Did you know that Norway’s first oil boom was in Antarctica?
More specifically in the Southern Ocean, from which incredible amounts whale oil were extracted between 1905 and 1940.
Norwegian whaling began in the north, in the waters around Svalbard and off the coast of Finnmark and Troms. But the whale population eventually came under threat and in 1903, whaling was banned in Norway. By then, whales had essentially disappeared. In 1901–1903, C.A. Larsen – who had been a whaler in Finnmark – sailed for Antarctica with a Swedish expedition under Otto Nordenskiöld. Larsen observed that whales were plentiful in the areas around South Georgia, and building on his experience from the north, he established the whaling station Grytviken on South Georgia in 1904, with good financial support from Argentina. This marked the dawn of modern whaling in Antarctica.
Initially, land stations were established on South Georgia and Deception Island. When whales started to disappear from nearby waters, floating refineries were built, ships that lay in calm waters where whale oil could be rendered from the blubber. Only the oil and the baleen were used. Whale oil was in great demand to make soap and margarine, and baleen was used in corsets.
Small whale-chasing boats were deployed from the refinery to capture the whales. When a whale had been harpooned, the carcass was filled with air to keep it afloat, and marked with shipping company’s flag. Later the carcasses were collected and towed to the refinery ship where they were flensed alongside the ship, and the blubber was hauled aboard to be rendered. Eventually whaling became an entirely off-shore activity, centred on factory ships with a wide range of action. These ships could spend an entire season whaling on the open seas independently of land bases, which meant that the shipping companies did not have to pay fees to stations with licenses. At the stern of these factory ships was a slipway up which the whale carcass could be hauled.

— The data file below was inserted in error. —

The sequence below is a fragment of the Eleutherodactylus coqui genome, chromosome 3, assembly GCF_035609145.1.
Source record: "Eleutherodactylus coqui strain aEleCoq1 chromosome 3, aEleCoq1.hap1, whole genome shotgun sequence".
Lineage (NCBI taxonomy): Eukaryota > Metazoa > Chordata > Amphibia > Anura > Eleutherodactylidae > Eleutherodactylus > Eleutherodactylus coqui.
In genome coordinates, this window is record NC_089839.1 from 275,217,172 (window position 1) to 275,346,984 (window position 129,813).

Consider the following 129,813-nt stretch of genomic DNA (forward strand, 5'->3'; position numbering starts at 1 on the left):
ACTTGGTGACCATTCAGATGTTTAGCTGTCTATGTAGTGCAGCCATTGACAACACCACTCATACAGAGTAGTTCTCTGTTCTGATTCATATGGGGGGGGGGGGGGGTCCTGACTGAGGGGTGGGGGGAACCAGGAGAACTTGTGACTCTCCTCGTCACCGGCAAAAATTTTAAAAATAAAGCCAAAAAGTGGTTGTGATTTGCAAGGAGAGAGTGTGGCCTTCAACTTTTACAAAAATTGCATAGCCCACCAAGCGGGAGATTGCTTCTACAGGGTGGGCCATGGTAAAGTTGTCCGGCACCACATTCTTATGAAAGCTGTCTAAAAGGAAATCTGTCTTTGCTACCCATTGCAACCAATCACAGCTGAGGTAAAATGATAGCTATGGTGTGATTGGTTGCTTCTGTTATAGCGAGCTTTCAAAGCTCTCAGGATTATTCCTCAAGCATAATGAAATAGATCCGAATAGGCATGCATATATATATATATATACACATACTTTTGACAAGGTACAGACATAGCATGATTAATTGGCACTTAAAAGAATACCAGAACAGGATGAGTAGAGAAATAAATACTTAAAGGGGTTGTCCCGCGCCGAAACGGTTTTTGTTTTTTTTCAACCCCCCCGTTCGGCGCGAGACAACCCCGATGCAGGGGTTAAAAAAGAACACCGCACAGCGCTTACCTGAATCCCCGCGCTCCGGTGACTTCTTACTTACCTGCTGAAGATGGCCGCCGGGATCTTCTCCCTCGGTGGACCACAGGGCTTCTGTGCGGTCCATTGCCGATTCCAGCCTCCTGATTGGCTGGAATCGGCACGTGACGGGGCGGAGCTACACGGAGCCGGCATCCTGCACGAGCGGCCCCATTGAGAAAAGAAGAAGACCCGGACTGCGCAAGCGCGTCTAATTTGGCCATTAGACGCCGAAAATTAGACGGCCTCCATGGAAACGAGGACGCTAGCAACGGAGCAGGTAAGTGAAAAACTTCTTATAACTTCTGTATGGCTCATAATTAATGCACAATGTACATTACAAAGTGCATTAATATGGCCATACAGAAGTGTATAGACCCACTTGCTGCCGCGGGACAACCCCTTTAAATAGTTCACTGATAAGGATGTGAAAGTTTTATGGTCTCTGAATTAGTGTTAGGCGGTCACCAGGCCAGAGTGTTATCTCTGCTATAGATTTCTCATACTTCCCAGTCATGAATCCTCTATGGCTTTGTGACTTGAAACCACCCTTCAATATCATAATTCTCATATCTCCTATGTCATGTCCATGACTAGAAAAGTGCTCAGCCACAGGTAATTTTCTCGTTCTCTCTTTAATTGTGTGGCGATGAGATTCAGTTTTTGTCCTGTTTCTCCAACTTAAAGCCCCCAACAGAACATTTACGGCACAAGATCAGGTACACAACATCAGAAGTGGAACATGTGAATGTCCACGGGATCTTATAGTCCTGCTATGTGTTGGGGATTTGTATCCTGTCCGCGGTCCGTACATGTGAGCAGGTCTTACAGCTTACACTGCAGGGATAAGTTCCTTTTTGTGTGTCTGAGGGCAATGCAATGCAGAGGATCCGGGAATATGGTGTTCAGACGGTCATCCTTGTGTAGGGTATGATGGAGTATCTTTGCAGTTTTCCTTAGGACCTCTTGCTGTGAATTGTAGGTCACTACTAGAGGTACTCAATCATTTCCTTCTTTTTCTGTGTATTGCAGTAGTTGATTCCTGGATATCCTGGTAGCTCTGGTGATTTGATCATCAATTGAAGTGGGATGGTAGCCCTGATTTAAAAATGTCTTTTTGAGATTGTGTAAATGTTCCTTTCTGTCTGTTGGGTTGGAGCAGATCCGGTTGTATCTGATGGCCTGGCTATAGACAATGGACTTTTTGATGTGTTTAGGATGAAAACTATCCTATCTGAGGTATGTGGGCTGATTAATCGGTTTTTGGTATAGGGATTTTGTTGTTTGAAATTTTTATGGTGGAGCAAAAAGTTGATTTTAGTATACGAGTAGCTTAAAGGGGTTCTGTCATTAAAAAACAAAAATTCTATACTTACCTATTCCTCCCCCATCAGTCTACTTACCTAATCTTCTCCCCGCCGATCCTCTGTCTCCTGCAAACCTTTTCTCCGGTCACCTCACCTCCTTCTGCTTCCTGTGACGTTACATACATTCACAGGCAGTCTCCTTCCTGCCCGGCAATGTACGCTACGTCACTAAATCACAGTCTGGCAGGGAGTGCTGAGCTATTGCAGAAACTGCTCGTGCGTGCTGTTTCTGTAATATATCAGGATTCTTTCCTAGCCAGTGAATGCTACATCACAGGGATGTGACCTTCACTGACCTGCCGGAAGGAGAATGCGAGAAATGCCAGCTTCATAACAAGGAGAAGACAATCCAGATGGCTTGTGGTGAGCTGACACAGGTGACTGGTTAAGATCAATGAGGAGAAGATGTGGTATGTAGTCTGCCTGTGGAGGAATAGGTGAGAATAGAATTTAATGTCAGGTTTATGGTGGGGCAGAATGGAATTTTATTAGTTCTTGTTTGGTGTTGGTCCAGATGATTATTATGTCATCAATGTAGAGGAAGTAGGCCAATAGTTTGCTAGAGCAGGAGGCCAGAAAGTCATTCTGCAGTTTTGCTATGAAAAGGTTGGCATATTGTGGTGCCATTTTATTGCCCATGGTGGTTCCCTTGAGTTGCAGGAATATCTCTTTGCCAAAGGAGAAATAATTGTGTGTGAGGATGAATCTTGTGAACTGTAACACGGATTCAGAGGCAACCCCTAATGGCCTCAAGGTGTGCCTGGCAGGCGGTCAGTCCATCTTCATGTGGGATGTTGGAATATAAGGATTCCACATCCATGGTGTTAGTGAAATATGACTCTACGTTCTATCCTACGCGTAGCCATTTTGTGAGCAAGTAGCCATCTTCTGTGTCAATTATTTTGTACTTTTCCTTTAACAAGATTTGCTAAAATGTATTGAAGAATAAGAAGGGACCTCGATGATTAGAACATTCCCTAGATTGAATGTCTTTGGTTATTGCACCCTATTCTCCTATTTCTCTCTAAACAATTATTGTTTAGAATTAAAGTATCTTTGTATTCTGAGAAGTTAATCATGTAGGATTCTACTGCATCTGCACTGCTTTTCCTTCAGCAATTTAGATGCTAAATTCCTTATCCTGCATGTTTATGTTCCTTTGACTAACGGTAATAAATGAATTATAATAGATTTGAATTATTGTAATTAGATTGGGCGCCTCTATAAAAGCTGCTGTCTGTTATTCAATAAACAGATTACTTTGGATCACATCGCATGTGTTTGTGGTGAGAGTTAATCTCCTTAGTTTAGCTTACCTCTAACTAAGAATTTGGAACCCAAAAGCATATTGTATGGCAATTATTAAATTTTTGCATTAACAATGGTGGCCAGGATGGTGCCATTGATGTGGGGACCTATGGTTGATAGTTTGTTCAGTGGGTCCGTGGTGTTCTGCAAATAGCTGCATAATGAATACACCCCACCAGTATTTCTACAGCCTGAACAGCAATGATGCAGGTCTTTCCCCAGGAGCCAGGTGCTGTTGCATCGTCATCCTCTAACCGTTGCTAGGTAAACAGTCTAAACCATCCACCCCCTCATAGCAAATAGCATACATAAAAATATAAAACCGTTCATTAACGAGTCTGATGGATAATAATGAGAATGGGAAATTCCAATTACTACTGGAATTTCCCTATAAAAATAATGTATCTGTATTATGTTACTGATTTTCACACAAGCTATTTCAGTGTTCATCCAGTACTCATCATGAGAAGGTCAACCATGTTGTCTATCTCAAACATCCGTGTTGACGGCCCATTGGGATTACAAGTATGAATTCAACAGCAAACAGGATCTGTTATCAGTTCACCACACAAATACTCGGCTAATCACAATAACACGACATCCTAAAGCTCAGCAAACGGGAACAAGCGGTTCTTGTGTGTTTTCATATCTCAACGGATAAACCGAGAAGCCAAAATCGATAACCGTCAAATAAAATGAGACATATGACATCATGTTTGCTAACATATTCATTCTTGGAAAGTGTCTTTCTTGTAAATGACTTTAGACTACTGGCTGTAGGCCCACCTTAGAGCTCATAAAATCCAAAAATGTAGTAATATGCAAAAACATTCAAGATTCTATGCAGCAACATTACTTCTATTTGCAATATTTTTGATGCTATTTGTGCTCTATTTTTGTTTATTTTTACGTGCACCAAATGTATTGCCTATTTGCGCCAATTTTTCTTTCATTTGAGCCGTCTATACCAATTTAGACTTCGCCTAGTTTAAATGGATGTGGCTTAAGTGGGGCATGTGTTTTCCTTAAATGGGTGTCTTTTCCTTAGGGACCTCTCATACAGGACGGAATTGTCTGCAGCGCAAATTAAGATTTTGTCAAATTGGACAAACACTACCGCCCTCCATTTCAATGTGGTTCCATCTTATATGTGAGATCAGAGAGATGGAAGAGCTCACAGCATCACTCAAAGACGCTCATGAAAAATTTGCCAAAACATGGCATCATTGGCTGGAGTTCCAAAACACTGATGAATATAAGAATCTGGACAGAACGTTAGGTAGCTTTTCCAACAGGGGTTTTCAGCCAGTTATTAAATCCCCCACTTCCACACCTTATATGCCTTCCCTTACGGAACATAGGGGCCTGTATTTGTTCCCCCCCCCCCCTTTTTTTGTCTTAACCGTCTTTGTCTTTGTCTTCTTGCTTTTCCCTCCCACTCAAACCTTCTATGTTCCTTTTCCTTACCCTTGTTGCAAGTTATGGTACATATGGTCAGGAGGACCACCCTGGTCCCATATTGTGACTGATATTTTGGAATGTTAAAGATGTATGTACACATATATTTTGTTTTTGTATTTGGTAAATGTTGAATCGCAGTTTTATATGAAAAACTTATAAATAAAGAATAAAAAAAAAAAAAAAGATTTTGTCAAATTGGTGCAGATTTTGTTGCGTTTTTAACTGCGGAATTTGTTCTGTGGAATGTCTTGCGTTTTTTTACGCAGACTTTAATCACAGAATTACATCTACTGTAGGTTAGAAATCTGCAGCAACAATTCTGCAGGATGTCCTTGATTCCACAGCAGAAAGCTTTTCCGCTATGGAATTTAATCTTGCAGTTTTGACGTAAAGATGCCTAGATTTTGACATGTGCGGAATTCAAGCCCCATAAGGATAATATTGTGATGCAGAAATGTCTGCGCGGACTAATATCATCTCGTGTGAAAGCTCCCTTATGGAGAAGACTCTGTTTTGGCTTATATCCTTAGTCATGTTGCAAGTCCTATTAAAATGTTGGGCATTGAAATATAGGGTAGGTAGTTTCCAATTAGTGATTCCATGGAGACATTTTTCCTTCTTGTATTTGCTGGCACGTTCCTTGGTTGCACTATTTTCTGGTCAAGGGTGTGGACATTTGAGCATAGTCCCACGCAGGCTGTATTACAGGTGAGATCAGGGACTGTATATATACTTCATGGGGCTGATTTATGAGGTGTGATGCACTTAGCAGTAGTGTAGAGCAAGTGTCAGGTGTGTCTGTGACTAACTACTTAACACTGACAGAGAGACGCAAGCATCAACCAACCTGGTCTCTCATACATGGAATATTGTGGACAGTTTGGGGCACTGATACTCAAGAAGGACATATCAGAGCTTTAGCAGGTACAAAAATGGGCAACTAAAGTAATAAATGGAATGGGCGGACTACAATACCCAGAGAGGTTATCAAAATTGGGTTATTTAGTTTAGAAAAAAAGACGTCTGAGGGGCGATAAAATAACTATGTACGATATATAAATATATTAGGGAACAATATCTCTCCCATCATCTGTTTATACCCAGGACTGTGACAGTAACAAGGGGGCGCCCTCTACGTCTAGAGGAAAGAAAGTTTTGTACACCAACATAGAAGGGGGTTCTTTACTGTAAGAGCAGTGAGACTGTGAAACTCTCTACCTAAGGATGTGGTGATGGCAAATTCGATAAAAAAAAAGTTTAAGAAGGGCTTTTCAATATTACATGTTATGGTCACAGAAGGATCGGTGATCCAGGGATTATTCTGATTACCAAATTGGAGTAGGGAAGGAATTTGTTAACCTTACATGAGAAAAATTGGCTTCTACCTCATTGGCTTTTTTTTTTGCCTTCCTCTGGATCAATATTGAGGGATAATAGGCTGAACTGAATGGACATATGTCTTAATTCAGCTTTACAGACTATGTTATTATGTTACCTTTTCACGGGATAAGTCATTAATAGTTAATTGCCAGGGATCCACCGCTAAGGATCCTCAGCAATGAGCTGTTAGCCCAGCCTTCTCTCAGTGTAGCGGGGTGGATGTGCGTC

Anders Jahre commissioned construction of the first custom-built factory ship, Kosmos I, on which five whales could be flensed simultaneously, the oil rendered and with enough space left over on deck for a seaplane. The ship was costly to build, but it was paid for in two years.
As many as 10,000 Norwegians were involved when the industry was at its peak. They worked for the shipping companied in Vestfold, but also for foreign shippers. It was a tough, dangerous job. Between 1903 and 1923, two thousand whaling men were lost in Antarctica. The workdays were long – 70-hour weeks were not uncommon – and the work was physically demanding. The noise at whaling stations and refineries was cacophonous and the slippery blubber made the flensing deck treacherous. Those who worked there had to put spikes in their boots just to be able to stay on their feet. The pay depended on how many whales they had caught and what tasks they had done. A good harpooner was highly valued – and well paid.
Norwegian whalers accounted for 70 % of all whale hunting in Antarctica at the end of the 1920s. In 1929, right whale hunting was banned, and with time additional Norwegian and international resource management regulations were put in place. Norwegian participation in Antarctic whaling ended in the 1960s.